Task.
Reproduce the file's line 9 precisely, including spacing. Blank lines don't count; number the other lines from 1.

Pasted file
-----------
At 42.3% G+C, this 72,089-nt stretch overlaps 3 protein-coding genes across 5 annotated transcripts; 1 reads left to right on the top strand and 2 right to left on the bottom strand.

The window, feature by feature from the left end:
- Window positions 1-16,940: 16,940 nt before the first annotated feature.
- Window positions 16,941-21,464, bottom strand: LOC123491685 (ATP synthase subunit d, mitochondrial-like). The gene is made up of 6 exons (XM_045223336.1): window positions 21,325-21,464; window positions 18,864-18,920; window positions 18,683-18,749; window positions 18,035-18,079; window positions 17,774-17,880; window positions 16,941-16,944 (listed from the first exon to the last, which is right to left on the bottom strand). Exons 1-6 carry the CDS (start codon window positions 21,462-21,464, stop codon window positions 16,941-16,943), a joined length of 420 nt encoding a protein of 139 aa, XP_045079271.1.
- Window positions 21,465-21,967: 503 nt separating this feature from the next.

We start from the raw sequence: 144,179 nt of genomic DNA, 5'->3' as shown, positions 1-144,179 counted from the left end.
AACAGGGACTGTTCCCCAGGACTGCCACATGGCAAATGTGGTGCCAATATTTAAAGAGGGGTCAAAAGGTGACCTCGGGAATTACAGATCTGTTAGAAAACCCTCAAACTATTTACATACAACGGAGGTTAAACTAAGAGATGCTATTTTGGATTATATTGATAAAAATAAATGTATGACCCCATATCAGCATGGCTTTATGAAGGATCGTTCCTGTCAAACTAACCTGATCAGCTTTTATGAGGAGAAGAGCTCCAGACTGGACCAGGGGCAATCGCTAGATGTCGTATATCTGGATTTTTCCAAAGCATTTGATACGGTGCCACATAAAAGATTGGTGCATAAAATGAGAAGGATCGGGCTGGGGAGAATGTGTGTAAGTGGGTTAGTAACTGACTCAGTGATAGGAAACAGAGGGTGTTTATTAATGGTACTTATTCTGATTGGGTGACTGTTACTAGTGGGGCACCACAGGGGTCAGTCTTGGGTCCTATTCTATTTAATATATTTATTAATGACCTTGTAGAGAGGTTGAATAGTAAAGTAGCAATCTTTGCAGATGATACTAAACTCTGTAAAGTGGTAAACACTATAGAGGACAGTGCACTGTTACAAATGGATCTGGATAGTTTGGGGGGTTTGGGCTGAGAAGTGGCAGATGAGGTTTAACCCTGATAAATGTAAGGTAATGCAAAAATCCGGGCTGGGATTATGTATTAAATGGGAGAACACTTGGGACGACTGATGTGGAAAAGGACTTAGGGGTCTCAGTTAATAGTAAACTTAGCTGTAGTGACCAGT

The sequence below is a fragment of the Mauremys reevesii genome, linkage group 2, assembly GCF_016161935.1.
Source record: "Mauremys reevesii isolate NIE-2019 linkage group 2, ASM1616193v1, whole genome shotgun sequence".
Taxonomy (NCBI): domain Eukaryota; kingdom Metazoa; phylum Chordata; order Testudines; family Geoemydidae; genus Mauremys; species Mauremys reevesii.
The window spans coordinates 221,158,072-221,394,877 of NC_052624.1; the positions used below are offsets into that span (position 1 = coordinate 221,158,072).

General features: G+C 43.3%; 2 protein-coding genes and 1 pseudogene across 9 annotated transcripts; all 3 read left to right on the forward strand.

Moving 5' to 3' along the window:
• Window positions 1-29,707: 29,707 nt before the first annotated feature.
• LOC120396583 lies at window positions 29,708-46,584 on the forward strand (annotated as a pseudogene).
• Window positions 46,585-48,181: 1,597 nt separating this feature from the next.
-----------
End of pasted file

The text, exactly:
Source record: "Mauremys reevesii isolate NIE-2019 linkage group 2, ASM1616193v1, whole genome shotgun sequence".